“We expect the same to happen to black soldier flies once they are domesticated. They will be much more efficient at recycling food waste.”

The UAE, which aims to recycle 75 percent of food waste by 2021, is just the kind of nation where the system would work, because the black soldier fly grows faster and reproduces year-round in warmer climates.

“This means that the cost of using these flies will be lower in tropical and subtropical countries,” said Prof Meier.

Black soldier flies are already used for recycling organic waste “in many countries” and, once they are domesticated, Prof Meier is confident that they will be employed yet more widely.

One factor that could promote their use is the need for alternative animal feeds. There are concerns over potential future limitations in the supply of another feed, fishmeal, because of fishing quotas, and increased in demand for fishmeal to feed farmed fish.

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Also, fishmeal is sometimes seen as less than sustainable, since it can be made from wild-caught fish in one area before being sent to fish farms halfway across the world. There are also sustainability concerns linked to another alternative animal feed, soya.

So there is little doubt that the materials that black soldier flies produce when they break down food waste could prove useful. But are there better methods of dealing with food waste?

Aside from putting in landfill sites, incinerating and composting, the most established processing method is anaerobic digestion, which involves micro-organisms digesting the waste in the absence of oxygen.

The end products are fertiliser and gases, primarily methane, which can be turned into energy.

Professor Stephen Smith, a professor of bioresource systems at Imperial College London, described anaerobic digestion as “well-established” and “cost-effective”.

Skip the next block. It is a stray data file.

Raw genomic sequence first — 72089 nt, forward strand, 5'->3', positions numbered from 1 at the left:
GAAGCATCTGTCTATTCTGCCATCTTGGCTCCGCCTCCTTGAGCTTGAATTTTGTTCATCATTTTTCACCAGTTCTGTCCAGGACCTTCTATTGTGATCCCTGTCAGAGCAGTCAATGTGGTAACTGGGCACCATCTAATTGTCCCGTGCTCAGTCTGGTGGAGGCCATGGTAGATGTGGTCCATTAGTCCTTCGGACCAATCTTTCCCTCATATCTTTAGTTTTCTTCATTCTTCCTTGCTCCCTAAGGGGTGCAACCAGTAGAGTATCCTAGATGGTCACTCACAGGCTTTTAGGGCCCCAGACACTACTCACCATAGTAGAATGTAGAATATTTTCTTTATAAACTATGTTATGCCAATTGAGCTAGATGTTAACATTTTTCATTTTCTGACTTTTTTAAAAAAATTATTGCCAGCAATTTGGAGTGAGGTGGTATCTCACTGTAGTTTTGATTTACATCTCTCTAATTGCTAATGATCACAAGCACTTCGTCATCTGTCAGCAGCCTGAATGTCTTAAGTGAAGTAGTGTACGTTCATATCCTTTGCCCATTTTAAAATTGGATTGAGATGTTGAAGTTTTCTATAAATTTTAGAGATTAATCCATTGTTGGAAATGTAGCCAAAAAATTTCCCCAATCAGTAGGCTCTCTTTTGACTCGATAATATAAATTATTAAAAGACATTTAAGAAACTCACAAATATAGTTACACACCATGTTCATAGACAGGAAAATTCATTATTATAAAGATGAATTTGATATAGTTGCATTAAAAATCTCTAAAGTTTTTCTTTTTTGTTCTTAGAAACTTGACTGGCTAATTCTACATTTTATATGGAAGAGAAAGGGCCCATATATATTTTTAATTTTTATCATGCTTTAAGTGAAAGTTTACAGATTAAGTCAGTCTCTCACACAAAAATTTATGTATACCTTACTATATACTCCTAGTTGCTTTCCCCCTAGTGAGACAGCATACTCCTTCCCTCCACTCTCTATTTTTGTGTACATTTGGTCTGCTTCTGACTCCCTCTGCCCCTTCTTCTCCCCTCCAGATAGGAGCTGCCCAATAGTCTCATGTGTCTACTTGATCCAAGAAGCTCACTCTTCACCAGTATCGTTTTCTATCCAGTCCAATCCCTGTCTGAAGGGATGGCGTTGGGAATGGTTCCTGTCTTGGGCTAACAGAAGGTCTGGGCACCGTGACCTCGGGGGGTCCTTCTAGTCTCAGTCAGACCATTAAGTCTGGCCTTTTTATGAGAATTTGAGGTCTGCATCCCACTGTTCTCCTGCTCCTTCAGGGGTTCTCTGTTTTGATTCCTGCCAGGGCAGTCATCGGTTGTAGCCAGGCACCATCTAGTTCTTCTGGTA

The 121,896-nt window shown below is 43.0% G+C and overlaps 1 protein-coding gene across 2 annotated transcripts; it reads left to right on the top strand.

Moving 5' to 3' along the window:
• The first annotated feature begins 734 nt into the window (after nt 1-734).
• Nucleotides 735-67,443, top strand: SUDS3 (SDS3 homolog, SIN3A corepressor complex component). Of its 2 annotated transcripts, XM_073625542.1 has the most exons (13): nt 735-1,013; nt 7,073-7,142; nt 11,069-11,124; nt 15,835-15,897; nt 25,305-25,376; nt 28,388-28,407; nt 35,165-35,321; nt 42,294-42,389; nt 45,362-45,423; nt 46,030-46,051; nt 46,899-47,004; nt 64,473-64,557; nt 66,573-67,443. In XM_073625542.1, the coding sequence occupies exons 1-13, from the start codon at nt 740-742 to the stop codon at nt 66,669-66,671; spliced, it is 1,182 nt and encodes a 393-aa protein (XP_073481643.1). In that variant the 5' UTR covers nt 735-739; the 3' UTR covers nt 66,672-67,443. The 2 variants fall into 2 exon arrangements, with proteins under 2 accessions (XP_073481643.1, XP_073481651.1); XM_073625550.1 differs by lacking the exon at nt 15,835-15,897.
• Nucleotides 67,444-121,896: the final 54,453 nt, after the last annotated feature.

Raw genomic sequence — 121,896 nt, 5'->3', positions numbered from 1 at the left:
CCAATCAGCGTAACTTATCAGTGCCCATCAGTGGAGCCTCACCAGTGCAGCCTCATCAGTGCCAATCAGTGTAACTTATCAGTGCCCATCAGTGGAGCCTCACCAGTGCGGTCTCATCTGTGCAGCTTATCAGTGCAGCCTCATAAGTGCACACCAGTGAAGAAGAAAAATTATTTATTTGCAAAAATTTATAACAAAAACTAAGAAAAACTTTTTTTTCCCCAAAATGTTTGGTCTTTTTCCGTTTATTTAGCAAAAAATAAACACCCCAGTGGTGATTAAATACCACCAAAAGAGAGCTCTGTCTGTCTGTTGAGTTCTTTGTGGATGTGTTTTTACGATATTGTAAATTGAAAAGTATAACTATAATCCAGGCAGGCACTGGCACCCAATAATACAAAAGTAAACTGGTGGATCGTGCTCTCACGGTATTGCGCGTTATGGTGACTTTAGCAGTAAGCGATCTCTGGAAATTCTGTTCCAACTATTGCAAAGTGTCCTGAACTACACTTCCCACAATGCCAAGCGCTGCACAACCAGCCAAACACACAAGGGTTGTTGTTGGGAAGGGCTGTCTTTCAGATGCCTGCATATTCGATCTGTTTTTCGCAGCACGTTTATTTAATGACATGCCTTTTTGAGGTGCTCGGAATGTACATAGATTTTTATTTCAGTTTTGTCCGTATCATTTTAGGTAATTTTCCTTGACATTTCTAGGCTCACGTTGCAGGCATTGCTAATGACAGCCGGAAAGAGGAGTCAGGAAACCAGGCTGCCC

“It's a very concentrated fertiliser product. It's more nutritious but it needs to be carefully managed in terms of the crop requirements. That's not a disadvantage, but it needs a higher level of input,” he said.

Anaerobic digestion also requires less space and lower labour inputs than using black soldier flies, although multiple research projects involving the flies are looking to address such concerns.

NUS's Prof Meier sees several advantages in using black soldier flies rather than anaerobic digestion. Both of the products generated by the black soldier fly are revenue sources that “help with food security”.

“In contrast, the main product obtained via anaerobic digestion is moderate amounts of biogas, which is a lower-value product compared to animal feed. In addition, anaerobic digestion requires water that has to be treated after digestion,” he said.

Anaerobic digestion has also been criticised for requiring substantial investments to get going and for relying on subsidies. The black soldier fly could be a lower-tech, lower-cost solution.

At the moment, Prof Smith sees scale of use of black soldier flies as “embryonic” and at the moment does not see it taking a substantial market share.

“I think it's probably quite niche,” he said.

Yet with improvements in the flies on the horizon, Prof Meier is hoping for a substantial increase in take-up.

“Once domesticated, they will certainly be used even more widely,” he said.

And after Ms Almheiri's visit, perhaps the UAE will be one of the beneficiaries.